Although many do not realize, family game night provides the opportunity to increase your child’s vocabulary, attention-span, and social awareness! It also teaches your child that these games have rules and are to be treated differently than the toys your child plays with when alone. Here are my favorite tips for using your family game time to improve your child’s speech and language development:
Work Them Into Your Schedule
Whether you add time in your schedule each night after dinner or reward your child with family game time after a good day at school, incorporating these games into your routine is important and so beneficial!
To help your child get the most out of family game night, limit distractions for both your child and yourself. Try to model attention-strategies and set an example for your child to follow. Set your game up on a stable surface, like the dining room table or living room floor. Turn off the TV and put your phones away. Background music is okay.
Pick Appropriate Games
During family game night, you want to pick partner games, which is anything that takes two or more players. Choose any games that require your child to match colors, shapes, sizes, objects to functions, animals to habitats, or sounds to objects. And be sure to pick games that require short turns and little strategy. Some great choices for partner games are Chutes and Ladders, Connect Four, Memory, Kerplunk, Lucky Ducks, Don’t Break the Ice, Candyland, Old MacDonald, and Go Fish.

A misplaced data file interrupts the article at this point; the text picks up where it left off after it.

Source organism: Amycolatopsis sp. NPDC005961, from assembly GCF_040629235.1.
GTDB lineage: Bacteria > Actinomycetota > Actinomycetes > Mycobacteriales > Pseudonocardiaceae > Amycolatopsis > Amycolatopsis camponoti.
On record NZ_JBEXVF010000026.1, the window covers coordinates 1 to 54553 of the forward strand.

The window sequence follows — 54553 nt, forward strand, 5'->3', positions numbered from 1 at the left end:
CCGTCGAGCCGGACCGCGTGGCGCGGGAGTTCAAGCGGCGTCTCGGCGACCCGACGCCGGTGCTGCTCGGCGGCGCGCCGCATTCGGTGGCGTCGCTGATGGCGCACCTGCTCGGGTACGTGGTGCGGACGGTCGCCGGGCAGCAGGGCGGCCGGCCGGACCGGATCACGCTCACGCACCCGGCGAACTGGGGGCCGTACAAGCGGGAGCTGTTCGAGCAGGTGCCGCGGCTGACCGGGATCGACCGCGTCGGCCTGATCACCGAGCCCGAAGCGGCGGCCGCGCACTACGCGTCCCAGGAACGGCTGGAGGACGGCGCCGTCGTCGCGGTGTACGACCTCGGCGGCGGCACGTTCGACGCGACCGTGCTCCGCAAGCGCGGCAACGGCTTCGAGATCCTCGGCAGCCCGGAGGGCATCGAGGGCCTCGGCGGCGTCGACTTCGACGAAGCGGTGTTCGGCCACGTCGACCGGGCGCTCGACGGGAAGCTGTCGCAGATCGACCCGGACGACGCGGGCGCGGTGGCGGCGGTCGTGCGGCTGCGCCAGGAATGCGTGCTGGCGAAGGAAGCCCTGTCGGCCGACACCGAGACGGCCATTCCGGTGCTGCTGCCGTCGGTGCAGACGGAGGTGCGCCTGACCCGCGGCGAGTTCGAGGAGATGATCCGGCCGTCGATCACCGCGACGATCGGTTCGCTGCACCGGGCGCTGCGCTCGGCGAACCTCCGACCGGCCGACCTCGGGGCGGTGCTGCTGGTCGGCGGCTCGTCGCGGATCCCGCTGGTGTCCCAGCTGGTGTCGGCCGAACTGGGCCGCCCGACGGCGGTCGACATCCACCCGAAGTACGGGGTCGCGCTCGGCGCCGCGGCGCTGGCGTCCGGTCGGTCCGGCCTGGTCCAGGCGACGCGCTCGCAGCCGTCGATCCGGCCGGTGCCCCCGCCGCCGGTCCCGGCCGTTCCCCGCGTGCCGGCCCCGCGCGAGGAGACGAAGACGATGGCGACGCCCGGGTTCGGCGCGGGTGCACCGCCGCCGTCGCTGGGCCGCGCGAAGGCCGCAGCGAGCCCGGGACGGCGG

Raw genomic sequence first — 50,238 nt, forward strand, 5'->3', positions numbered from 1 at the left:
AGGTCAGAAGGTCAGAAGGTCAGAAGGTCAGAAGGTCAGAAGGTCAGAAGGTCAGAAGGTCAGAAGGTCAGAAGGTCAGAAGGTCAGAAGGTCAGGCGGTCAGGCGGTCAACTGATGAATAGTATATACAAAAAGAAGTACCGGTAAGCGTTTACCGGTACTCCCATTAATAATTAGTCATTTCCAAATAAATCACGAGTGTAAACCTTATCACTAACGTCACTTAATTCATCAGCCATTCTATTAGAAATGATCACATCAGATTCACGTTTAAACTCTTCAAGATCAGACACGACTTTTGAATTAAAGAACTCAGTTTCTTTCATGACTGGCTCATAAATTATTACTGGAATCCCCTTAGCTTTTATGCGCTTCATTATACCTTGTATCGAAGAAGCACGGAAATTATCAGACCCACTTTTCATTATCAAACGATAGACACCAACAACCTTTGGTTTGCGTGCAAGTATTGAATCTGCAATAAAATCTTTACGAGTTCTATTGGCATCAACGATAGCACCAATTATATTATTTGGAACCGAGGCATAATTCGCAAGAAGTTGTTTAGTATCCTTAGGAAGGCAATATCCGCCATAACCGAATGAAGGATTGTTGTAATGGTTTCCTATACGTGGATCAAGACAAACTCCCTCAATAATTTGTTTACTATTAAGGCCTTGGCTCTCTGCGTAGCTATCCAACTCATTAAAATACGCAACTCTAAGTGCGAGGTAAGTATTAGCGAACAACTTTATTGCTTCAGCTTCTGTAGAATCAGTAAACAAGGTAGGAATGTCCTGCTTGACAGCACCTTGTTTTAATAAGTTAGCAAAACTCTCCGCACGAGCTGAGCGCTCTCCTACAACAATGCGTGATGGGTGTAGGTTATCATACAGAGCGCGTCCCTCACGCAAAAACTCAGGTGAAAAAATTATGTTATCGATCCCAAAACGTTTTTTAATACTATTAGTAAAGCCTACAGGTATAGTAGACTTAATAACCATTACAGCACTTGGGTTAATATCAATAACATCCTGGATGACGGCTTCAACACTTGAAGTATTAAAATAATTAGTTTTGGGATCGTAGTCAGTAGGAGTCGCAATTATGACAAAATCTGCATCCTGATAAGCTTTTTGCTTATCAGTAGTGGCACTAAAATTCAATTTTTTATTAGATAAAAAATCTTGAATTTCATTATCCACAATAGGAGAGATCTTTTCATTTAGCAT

Incorporate New Vocabulary
Before playing a game with your child, make a list of 5-6 vocabulary words to incorporate into your game. While playing, present these words to increase practice opportunities and model the words often (I.e., “I will be the scorekeeper during this game and keep track of our scores.”).
Here are some examples of vocabulary words (for second grade and under) that you can use during family game night:
- People: dealer, player, winner, loser, scorekeeper, judge, referee (ref), captain, team, opponent, teammate
- Actions: deal, share, flip, pull, pass, pick, draw, pluck, spin, roll, pass, plan, discard, skip, compete
- Objects: scorecard, field, board, court, ring, base, pile, match, deck, dice, spinner, row, directions, instructions
- Concepts: forward, backward, competition, score, tie, safe, out, singles, doubles, triples, bounds, boundaries
I hope that this article inspires you to use your next family game night as an opportunity to expand your child’s speech and language skills! If you are interested in reading more articles like this about speech and language development, please visit our blog and follow us on Facebook or Instagram.
Blog by Angie Rikard, M.A., CCC-SLP, Director of Speech-Language Services at Charlotte Speech and Hearing Center